Microwave Mentality

In today's fast paced world of "gotta have it now" a disturbing sort of group think has set in - I'll call this "microwave mentality" for lack of a better analogy. Microwaves are great for rapidly preparing food but you're not likely to prepare a world class meal using a microwave. Quality takes time - sometimes we forget that because we've become so impatient. Do you have a microwave mentality? You know the type - the guy that repeatedly punches the elevator call button because it will make the car arrive faster. In addition to being impatient we're too easily distracted, always looking to capitalize on the Next Big Thing, many times before we've finished with the Last Big Thing. 


Case in point: Phil Wainewright recently blogged that "SOA is at rock bottom". In other words its nearing the bottom of the so-called trough of disillusionment. A little over a year ago most of the world was looking at SOA and trying to understand the impact it might have upon their organization. Now its so totally like, five minutes ago - bring on the next hype cycle!


Am I the only one that has a problem with this? My legs are getting tired jumping from one bandwagon to the next.



I was at the National Architect Forum last week where I was on a panel with some really smart guys. The topic was "The Business Case for SOA". This is one of the biggest challenges that many IT departments are facing today. Some of the panelists and audience members suggested focusing on the benefits of service reuse. I pointed out that this approach may be repeating the mistakes of OO and its promise of vast libraries of reusable objects (anyone remember that bandwagon?).


When it was my turn to talk again I asked the audience how many were “building a SOA” and a lot of people raised their hands. When I asked how many people knew how much money their SOA would save them no one put their hand up.


This was my way of making a point – the business case for SOA is, for many organizations, an afterthought. Most of the panelists (self included) advised the audience to avoid focusing on the technical aspects of SOA when making a business case. Focus instead upon the value and agility that can be enabled. I recommended avoiding the SOA acronym altogether since it might distract your audience from the business benefits you need to communicate.


When we talk to business people we shouldn’t discuss reuse – I believe business people are more interested in how IT can be less constraining and help the organization be more agile. Its wonderful if reuse happens along the way but it shouldn’t be an end goal.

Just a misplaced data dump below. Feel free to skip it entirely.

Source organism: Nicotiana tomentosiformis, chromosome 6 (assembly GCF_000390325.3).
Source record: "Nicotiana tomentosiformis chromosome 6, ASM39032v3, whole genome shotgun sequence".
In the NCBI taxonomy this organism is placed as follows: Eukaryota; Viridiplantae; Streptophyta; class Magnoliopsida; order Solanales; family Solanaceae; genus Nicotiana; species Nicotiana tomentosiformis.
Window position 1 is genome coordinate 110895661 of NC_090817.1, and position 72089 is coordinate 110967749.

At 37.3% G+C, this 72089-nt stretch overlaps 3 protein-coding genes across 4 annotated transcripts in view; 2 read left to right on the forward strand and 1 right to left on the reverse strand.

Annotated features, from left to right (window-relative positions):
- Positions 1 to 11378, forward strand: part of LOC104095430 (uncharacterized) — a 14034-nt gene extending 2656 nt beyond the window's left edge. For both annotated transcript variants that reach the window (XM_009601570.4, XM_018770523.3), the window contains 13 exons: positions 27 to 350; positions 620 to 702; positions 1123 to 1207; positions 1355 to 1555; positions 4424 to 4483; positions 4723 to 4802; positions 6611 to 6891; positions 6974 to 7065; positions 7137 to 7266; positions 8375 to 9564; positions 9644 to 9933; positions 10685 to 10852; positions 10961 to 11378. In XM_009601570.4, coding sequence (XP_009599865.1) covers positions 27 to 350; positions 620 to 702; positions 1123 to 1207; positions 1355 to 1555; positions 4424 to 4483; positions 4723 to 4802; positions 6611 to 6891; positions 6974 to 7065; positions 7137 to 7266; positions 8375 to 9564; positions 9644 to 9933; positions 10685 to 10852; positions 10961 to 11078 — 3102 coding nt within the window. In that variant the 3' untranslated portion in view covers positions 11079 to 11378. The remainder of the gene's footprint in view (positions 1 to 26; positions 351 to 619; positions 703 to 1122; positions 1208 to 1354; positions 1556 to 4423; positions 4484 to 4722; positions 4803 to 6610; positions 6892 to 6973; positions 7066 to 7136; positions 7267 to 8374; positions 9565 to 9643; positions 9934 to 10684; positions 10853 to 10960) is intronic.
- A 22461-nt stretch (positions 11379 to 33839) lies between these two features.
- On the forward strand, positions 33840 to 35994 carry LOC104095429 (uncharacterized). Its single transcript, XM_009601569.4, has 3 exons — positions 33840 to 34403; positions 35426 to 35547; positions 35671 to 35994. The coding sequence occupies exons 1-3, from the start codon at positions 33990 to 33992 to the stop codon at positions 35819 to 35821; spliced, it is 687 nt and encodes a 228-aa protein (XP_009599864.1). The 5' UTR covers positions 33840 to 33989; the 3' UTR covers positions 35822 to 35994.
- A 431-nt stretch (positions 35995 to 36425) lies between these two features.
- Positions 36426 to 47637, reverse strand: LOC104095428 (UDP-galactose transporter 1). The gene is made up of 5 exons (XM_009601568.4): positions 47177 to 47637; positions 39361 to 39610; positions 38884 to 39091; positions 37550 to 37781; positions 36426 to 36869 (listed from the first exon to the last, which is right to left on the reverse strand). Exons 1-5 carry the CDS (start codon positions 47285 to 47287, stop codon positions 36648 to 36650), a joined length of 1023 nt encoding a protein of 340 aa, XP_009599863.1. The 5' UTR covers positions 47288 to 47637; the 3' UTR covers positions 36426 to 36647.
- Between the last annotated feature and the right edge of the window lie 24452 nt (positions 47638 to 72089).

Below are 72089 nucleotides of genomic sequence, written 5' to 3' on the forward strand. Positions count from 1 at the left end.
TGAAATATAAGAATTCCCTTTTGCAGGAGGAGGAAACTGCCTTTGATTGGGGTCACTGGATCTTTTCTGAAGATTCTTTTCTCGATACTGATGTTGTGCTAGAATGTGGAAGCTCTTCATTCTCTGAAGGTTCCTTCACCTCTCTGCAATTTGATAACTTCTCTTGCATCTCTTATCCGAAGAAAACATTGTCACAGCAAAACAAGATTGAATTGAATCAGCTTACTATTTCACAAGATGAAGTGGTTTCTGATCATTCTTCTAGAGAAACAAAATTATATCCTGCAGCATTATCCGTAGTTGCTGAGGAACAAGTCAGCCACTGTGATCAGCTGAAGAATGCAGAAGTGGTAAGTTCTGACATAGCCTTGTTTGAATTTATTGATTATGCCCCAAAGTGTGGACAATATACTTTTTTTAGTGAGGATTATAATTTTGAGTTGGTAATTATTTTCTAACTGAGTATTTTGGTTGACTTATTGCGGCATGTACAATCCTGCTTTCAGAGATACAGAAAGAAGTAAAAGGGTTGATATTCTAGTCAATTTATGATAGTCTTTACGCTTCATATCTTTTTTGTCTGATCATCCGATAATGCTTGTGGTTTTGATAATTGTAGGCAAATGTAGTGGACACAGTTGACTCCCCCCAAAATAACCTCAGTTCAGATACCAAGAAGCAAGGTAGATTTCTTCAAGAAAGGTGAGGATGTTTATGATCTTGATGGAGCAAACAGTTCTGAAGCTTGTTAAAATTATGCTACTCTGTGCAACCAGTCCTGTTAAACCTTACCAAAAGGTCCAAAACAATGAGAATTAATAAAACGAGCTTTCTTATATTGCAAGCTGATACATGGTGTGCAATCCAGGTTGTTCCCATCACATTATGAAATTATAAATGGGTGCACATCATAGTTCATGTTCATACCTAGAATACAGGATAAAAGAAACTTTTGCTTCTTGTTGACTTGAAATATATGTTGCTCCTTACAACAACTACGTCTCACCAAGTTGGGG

All of the panelists seemed to agree on three things:


  1. SOA is a means, not an end. The cost of change increases exponentially over time – don’t try to boil the ocean. Take baby steps with short iterations and rapid, multiple deliveries.
  2. Do not emphasize SOA in your business case – focus instead upon the business benefits that may be possible after adopting a SOA (service reuse is not necessarily a benefit that will appeal to most business people). Build the business case to drive your ROI, not to build your SOA.
  3. It will take some time for measurable business benefits of to appear – it definitely won’t happen overnight.


It's this last point that we keep forgetting.


So SOA is dead? C'mon guys - we're finally getting our tools to the point where we can start building the loosely coupled solutions we've been promising for the past several years. Now is not the time to be distracted by the next new flashy acronym or a business model based upon old mainframe concepts. The specs are ready, the tools have arrived. Let's stop whining, roll up our sleeves and get to work.


Perhaps its time we push the hype curve into its own trough of disillusionment. Who keeps putting us on these treadmills, anyway?


PS: I also presented a couple of sessions at the National Architect Forum. The presentation from my "Top 10 Architectural Challenges for Workflow" session is available in PPT format. There is a free PPT viewer available if you don't have PowerPoint. Feedback or flames on the presentation are always welcome.